What they cannot be forgiven is that they have destroyed sports and deserve the only kind of retribution they might understand: rejection by their paying fans. When the regular season is renewed, stadiums and arenas should empty out. Financially obscene contracts should not be worth the paper they’re written on. Let these new evangelists rather march in protests and demonstrations to show they really believe in the clichés they so readily spout. If true to their word, let them spend their time with shills, camp followers, and agents of manufactured outrage learning the rhetoric of envy and resentment. Otherwise, let them do an honest day’s work in a demanding world they have managed to elude. Let them wonder what to do with the rest of their lives, until sanity may providentially return to the sports world. Only then would it be time to hear the crack of a bat or ponder the NFL draft or watch Carey’s lightspeed glove snag a sure goal from a head-shaking attacker.




 

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Jesus Saves
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Sports, as we have known, has been dying a slow death but the recent actions have severed arteries. There is no going back, IMO. The million dollar pedastil ornaments are too stupid to realize they are being used. Their egos too large to realize they are meaningless beyond the arena. They are puppets.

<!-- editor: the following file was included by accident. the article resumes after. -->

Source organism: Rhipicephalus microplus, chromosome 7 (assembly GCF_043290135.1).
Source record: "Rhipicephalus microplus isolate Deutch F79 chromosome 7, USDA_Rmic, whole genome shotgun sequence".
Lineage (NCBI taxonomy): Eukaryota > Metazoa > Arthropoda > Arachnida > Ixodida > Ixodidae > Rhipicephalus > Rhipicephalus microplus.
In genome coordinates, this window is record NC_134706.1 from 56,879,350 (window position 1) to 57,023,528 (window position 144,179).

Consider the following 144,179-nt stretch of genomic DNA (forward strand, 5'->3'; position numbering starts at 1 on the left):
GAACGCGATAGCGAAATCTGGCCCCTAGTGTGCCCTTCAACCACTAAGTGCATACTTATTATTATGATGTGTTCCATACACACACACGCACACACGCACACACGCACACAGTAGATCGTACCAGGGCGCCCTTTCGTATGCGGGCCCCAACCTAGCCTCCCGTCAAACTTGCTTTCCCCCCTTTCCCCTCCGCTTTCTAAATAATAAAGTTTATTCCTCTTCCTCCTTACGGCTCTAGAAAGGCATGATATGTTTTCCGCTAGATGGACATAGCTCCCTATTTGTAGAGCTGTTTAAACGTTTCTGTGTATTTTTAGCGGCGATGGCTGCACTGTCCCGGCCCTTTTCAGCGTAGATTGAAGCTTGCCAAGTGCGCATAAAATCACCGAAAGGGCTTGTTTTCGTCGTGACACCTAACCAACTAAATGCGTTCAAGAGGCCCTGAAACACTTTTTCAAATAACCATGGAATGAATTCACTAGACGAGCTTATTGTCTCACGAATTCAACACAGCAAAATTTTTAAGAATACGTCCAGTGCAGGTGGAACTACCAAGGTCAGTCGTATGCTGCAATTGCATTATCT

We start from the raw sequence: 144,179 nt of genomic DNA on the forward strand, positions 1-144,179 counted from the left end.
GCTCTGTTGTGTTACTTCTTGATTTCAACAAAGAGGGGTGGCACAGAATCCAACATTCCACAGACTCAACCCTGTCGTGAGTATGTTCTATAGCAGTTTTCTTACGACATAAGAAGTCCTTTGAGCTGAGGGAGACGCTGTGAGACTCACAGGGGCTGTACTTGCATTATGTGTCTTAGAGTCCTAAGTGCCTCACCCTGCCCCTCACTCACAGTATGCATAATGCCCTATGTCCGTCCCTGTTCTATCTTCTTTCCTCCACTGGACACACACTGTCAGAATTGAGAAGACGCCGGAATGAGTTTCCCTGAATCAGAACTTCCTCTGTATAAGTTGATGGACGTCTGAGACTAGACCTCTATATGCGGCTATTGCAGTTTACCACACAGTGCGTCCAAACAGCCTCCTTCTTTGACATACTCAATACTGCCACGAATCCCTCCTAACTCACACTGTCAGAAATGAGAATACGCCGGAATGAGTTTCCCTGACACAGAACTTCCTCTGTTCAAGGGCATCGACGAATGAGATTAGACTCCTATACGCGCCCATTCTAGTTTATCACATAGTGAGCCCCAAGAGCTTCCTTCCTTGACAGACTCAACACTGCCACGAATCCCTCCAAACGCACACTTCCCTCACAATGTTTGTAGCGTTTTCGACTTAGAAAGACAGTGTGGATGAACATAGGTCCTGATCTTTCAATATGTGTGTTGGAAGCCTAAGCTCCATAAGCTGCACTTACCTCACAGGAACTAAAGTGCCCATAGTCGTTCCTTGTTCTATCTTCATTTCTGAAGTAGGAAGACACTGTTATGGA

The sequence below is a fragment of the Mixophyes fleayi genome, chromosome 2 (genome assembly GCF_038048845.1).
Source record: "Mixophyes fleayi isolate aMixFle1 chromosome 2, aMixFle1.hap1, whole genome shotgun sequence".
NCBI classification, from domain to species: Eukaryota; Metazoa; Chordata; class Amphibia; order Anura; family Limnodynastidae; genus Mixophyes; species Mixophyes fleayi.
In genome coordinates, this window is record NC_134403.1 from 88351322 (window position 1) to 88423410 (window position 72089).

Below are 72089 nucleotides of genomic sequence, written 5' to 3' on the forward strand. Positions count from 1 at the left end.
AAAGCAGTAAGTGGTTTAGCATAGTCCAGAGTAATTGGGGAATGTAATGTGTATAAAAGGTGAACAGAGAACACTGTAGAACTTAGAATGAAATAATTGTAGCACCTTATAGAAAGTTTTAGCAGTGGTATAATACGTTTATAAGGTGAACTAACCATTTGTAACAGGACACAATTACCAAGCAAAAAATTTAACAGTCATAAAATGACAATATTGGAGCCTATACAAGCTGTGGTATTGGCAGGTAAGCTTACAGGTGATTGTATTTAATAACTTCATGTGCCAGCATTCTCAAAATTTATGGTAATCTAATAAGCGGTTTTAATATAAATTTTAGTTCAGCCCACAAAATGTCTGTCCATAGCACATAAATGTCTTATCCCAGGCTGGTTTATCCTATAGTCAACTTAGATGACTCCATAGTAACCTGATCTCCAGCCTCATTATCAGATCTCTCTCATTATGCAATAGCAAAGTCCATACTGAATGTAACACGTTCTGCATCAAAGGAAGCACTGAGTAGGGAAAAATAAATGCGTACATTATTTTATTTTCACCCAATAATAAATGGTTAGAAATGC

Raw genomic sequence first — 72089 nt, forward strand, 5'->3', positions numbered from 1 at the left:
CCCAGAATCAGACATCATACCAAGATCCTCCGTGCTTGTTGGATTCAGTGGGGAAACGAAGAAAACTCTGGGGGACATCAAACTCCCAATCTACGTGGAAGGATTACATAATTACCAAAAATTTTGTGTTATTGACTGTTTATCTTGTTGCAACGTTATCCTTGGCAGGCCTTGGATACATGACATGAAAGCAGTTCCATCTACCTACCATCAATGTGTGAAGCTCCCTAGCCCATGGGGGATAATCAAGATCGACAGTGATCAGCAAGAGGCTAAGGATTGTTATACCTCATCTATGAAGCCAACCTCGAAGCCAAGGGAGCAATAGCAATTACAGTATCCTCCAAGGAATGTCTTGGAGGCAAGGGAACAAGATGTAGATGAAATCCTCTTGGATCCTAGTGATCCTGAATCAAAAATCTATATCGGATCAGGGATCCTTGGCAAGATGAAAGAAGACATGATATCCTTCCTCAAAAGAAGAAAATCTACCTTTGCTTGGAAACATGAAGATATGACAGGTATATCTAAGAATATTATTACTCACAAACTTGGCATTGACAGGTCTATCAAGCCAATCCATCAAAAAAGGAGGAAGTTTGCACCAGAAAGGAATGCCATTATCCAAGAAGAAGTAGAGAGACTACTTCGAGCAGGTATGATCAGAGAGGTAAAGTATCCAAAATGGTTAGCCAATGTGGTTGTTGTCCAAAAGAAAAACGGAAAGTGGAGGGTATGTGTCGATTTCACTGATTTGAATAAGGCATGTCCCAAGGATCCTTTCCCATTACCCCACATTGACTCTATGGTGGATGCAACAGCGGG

I also believe college sports will have a similar experience. All those jocks who have been given a free ride to an education will fail once the funding stops. Who they really are will be defined by their abilities beyond the sport; and many will fail.

Can they survive? Not as they once did. It's now up to the sheeple.
 

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Live Free
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Sports, as we have known, has been dying a slow death but the recent actions have severed arteries. There is no going back, IMO. The million dollar pedastil ornaments are too stupid to realize they are being used. Their egos too large to realize they are meaningless beyond the arena. They are puppets.

I also believe college sports will have a similar experience. All those jocks who have been given a free ride to an education will fail once the funding stops. Who they really are will be defined by their abilities beyond the sport; and many will fail.

Can they survive? Not as they once did. It's now up to the sheeple.
While I feel much the same as you, I differ in that I do think pro sports can and will survive because there are enough people practically salivating over their return. The political nonsense and lecturing from their favorites will actually enhance the draw for some because their heroes are not only displaying their physical abilities, but spewing the same liberal dogma; they will see them as even greater because of their wisdom and thoughtfulness in the sociopolitical arena too! This is a sad view I am suggesting, but I think it is true. People have been idolizing jocks and their teams for a long time; for them, this will just enhance the draw. I think college sports will likewise survive because people just gotta have their teams, especially in rural communities where college teams are more of the focus (even high school). The reality is that the Romans just gotta have their arena (coliseum).
And...we must not forget the money! There is a boatload of money to be made in that business, they will not give it up easily.